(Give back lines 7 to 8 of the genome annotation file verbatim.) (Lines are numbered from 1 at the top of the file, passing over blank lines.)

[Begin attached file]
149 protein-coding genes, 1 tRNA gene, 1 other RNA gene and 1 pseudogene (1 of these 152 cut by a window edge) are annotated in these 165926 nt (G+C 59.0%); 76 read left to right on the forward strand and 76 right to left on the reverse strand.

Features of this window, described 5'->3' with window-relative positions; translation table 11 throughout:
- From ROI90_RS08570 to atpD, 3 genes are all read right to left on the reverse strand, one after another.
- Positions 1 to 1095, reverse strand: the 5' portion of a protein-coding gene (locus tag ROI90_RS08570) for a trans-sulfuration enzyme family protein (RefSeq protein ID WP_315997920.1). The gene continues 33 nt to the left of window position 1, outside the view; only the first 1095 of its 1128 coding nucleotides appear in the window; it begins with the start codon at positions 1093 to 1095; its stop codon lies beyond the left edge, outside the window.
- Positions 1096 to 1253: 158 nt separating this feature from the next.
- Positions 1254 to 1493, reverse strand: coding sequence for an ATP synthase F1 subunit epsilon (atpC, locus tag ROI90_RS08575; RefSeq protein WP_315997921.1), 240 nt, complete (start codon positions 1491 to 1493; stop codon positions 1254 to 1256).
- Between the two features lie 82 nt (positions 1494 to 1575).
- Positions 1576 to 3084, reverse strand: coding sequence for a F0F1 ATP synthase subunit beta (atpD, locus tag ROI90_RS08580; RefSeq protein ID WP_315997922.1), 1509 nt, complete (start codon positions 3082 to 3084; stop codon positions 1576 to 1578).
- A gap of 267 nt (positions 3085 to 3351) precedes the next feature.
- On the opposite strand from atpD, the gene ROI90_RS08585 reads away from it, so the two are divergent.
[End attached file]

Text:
- Between the two features lie 82 nt (positions 1494 to 1575).
- Positions 1576 to 3084, reverse strand: coding sequence for a F0F1 ATP synthase subunit beta (atpD, locus tag ROI90_RS08580; RefSeq protein ID WP_315997922.1), 1509 nt, complete (start codon positions 3082 to 3084; stop codon positions 1576 to 1578).